The truth is that there is no minimum time period for postnatal bleeding. She might only experience a single instance of blood after childbirth, If that is the case, she should bathe and then resume her prayers.

It may be that she sees no postnatal blood whatsoever. Though this is rare, it has been known to happen. In this case, scholars differ as to whether she has to bathe at all before offering prayers. Some argue that she should bathe before she can pray, and this is due to the childbirth itself. It seems that he stronger opinion is that bathing is not required for her to be allowed to pray, since the bath becomes incumbent due to the flow of blood from her private area. And Allah knows best.

The Maximum Duration of Postnatal Bleeding

What does it mean in Islamic Law when we say the "maximum duration of postnatal bleeding"? It means that this is the maximum period that a woman abstains from prayer and fasting, even if the flow of blood persists for longer than that. Further blood will be considered to be due to an injury or illness, and not be considered postnatal bleeding.

Scholars have suggested numerous different timeframes for the maximum duration of postnatal bleeding. Some suggestions have been fourteen days, fifty days, seventy days, and thirty if a boy child is delivered but forty if it is a girl. The official position of the Shâ'fi`î school of law is that the maximum duration of postnatal bleeding is sixty days. However, there are only two opinions that base their arguments in textual evidence, and these are the ones we shall discuss.

The first opinion is that the maximum duration of postnatal bleeding is forty days. This is the opinion of the vast majority of scholars. It is the ruling adopted by three of the four schools of law: the Hanafî, Mâlikî, and Hanbalî schools. This view has also been narrated as an alternative opinion of al-Shâfi`î.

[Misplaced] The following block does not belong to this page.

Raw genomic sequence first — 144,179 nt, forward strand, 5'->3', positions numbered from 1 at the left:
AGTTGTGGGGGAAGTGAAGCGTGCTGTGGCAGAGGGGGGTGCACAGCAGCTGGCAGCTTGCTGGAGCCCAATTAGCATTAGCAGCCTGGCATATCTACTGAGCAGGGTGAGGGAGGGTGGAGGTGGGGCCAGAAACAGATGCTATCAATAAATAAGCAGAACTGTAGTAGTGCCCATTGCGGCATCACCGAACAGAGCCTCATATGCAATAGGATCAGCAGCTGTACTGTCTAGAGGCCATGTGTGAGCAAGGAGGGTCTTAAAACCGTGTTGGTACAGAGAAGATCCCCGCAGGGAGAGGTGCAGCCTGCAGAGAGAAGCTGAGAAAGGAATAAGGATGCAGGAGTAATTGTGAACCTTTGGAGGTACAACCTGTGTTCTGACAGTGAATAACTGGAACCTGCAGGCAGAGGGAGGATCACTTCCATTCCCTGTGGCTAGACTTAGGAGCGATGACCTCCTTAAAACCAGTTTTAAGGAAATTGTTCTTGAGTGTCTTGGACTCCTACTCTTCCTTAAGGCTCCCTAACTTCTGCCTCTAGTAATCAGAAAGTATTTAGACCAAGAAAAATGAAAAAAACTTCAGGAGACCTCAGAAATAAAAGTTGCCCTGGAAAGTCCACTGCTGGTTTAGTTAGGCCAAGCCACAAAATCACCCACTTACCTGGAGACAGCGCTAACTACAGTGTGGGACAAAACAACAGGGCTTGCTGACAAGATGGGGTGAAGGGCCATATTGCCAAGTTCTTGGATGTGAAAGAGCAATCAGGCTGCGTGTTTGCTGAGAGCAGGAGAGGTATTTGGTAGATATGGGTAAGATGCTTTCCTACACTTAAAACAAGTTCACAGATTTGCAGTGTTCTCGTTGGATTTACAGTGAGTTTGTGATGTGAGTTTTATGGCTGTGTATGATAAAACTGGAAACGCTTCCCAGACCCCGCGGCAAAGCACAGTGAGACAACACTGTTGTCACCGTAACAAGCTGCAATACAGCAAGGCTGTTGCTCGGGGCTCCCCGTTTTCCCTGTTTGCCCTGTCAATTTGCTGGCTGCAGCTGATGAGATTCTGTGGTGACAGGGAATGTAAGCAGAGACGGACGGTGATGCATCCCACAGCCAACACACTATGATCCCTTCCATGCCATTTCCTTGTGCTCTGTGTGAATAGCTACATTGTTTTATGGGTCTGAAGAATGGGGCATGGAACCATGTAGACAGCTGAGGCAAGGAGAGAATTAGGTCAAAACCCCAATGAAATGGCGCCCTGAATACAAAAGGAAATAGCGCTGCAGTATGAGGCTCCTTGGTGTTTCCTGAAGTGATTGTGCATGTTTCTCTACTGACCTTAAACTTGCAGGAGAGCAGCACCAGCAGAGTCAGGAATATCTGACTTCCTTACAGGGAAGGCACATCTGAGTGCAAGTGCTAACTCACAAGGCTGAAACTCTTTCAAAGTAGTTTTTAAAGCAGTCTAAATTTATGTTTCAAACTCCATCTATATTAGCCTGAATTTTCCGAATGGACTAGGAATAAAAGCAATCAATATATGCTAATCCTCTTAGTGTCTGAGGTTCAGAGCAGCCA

Scholars who hold this view base ther argument on the hadîth of Umm Salamah which we are discussing in this article, as well as the great number of supporting narrations which strengthen that hadîth.

They also cite the undoubtedly authentic narration from Ibn `Abbâs that he said: "Women in their postnatal bleeding wait for forty days." This is the opinion of that Companion. We do not know of any Companion to have expressed another opinion.

Ibn `Abd al-Barr asserts:
There is no other opinion about the maximum duration of postnatal bleeding that can be followed – either with evidence or blindly – other than the view of those who say that it is forty days. This is what the Prophet's Companions said, without exception. All the other opinions came from those who were not Companions. It is not right to adopt such opinions in contradiction with what the Companions asserted. This is because the unanimous consensus (ijmâ`) of the Companions is solid evidence for later generations. How can anyone neglect what they say without even bringing a scrap of evidence from the Sunnah? [al-Istidhkâr (1/400)]
Al-Tahâwî says: "None of the Companions ever said that it was sixty days. This was said by people later on." [Mukhtasar Ikhtilâf al-`Ulamâ' (1/166)]

This period of time has been affirmed by medical specialists at the Third Conference for Islamic Medical Law which was convened in Kuwait in 1987.

The second opinion whose proponents cite hadîth evidence is that of Ibn Hazm. He argued that he maximum duration for postnatal bleeding is the same as that for menstruation. He cited as evidence the various hadîth which discuss the duration of menstruation, like the one narrated by Himnah: "…so she menstruates for six or seven days…" [Sunan Abî Dâwûd (287), Sunan al-Tirmidhî (128) and Sunan Ibn Mâjah (627)]

However, Ibn Hazm was a later scholar and he was the first person known to express this opinion. No one else ever compared the duration of postnatal bleeding to that of menstruation. If this deduction were a valid one, then it should not have gone unnoticed by all the scholars of Islam before his time.

And Allah knows best.